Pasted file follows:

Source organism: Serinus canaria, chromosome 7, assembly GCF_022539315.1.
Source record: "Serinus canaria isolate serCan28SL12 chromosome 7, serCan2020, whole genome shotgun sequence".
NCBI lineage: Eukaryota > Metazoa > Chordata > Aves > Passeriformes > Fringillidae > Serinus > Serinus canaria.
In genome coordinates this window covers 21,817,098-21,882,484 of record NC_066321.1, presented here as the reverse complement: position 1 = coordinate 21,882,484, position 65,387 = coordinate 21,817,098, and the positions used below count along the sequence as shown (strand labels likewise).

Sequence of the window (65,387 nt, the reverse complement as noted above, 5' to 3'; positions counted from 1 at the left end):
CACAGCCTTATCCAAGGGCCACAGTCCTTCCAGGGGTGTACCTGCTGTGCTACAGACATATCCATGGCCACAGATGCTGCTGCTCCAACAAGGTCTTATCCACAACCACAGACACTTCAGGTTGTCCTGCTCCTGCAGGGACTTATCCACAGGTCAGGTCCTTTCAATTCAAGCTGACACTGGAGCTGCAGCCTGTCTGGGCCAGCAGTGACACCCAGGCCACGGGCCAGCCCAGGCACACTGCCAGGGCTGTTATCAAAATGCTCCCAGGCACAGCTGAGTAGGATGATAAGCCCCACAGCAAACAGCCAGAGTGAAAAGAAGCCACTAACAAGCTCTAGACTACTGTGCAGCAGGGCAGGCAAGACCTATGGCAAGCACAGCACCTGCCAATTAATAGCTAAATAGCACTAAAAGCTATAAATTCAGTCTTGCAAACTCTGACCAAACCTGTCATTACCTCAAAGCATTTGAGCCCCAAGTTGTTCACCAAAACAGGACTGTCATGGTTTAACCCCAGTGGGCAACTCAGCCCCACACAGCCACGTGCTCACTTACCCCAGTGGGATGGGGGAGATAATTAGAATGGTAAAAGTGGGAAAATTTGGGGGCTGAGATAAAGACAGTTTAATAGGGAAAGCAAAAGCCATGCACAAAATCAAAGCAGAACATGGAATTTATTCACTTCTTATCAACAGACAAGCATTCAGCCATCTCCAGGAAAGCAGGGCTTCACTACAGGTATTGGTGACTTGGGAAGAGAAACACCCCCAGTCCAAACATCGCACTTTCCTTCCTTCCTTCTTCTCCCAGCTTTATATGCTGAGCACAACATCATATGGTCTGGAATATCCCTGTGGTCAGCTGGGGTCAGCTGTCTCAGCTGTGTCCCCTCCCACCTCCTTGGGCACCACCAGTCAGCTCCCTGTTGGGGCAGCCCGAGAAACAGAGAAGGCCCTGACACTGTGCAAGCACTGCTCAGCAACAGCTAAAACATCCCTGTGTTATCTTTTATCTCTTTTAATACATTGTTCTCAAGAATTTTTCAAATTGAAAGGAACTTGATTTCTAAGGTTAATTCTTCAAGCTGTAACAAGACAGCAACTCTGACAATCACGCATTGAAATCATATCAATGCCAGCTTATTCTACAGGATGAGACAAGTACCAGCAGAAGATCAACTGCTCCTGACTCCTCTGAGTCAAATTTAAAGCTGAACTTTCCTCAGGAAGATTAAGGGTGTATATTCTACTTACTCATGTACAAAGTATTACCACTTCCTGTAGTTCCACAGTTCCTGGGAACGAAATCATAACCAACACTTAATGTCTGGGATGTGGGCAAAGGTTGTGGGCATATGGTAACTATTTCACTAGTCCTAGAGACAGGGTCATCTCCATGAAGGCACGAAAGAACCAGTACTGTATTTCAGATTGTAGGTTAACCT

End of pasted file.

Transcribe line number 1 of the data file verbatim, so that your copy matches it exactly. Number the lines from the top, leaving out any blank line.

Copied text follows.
Source organism: Serinus canaria, chromosome 7, assembly GCF_022539315.1.